When I was growing up on the Olympic Peninsula, I often used to go into the foothills above Port Angeles with my grandfather to pick blackberries. We would fill up a few large empty coffee cans and deliver them to my grandmother, who would work her magic and make some terrific blackberry jam to have for months to come.
I discovered that there’s some equally terrific jam at the Farmers Market and while they have blackberry, my personal favorite, there is much more. I recently talked with Becca Hyman, the “middle” generation of 3 Generations Jam and asked her a few questions.
3 Generations Jam is an interesting name. Who are the three generations and what are their respective roles in the process of making jam?
My mother (Jan), myself, and my two daughters (ages 4 and 7) are the 3 generations. My mother and I started the business as a partnership when my oldest daughter was just over a year old, hence the name. Originally my mother and I both made jam and did markets, however, as my mom has gotten a bit older she has transitioned into a less physically demanding side of the business. Now I make all the jam, along with help from “the other Becca” our beloved employee. My mom makes most of the syrup and makes sure that our licenses and permits are all up to date. My mother does one market on South Whidbey with my dad, and this year I have cut back to only one market myself as well due to my husband’s career change. Luckily, we have Becca to pick up the slack, and she covers 3 markets per week (including Everett on Sundays) and helps in the kitchen twice a week. My daughters are our official taste testers. They also help with labeling and come to the Anacortes market on occasion and help me there.”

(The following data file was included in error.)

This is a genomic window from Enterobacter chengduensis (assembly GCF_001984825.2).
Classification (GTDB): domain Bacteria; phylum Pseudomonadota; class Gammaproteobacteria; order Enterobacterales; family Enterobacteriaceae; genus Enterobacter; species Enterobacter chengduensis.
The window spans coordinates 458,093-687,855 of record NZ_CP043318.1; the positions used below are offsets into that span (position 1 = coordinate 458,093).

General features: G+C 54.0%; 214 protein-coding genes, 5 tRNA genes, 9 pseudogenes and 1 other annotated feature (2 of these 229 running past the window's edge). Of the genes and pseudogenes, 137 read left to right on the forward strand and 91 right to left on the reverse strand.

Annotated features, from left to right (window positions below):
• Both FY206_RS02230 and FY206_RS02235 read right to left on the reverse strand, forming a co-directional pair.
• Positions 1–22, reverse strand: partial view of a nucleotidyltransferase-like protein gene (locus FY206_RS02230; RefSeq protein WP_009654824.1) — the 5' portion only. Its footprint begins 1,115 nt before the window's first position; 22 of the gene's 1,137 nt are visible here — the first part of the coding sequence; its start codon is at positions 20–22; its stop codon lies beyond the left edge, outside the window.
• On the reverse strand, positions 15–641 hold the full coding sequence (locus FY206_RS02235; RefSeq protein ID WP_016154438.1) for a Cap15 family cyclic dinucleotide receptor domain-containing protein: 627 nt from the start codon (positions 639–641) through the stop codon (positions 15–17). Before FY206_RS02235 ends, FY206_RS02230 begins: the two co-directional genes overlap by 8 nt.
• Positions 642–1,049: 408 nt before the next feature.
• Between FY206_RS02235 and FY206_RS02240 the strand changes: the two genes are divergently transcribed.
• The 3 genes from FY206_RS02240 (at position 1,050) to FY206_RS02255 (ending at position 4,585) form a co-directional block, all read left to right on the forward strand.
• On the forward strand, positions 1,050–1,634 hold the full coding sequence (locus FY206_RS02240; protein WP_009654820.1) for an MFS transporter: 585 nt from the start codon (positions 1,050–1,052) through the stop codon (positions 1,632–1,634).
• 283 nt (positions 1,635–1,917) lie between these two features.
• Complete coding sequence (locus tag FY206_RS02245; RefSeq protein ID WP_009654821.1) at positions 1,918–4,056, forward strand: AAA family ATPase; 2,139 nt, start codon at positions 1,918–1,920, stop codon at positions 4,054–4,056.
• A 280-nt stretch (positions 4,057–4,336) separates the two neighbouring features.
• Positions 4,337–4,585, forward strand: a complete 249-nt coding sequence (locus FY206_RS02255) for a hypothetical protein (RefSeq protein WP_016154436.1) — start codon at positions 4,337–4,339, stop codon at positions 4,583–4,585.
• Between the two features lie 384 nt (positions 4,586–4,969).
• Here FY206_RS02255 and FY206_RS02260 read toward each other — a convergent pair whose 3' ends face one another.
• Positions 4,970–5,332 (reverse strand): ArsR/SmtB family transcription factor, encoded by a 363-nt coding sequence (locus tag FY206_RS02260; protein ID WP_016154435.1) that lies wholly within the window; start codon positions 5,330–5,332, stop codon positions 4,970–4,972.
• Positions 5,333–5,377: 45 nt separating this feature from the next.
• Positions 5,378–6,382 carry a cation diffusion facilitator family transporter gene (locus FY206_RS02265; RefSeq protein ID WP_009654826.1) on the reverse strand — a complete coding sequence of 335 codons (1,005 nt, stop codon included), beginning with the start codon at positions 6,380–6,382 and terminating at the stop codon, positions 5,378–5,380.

Was this at one time a hobby that evolved into a business?
Not really. We both grew up making jam, but we had not ever intended to do it this much! My mom started trading jam with some of the vendors at her farmers market for their goods, and they convinced her that there was a need. She asked me to help out if she ever needed a break, but I refused unless we fully went into business together as a 50/50 partnership! 🙂
Where specifically do your ingredients come from?
Most of our berries come from Swanson Brothers farm in La Conner, and most of our stone fruits come from Smallwood farm in Okanogan, Wash. Our rhubarb we get from Moondance Farm in Acme, WA or Case Farm on Whidbey Island. Pectin is From Pamona Pectin, out of California, and we use C&H Sugar because it is pure cane sugar and is non GMO. We buy Organic Turkish Figs for our fig Jam.
How long have you been coming to Everett Farmers Market?
This is our 3rd year in Everett.
What flavors will you have available for sale at Everett Farmers Market?
Every week we have our 7 classic Jams available: Heavenly Fig, Blackberry, Marionberry, Peach, Raspberry, Strawberry, and Triple Berry. In addition we
do a different Specialty flavor each week, and that rotates. Our specialty flavors are ones that may be a little unique and different, or something that is harder to find.
What are the favorite jams of the three generations?
Jan’s favorite is Marionberry, mine is Raspberry, and the girls love strawberry. Honestly, a lot of our specialty flavors are my favorite too – it’s just so hard to choose!
It is indeed. Fortunately 3 Generations Jam has something for everyone. Thanks, Becca!
More information about 3 Generations Jam and where to find their products can be found at www.3GenerationsJam.com
Joe Clark is a retired Boeing Project Manager. He enjoys volunteering, writing, exercise, discovering new things in Snohomish County, and trying to grow the perfect jalapeno peppers at his Bayside P-Patch plot.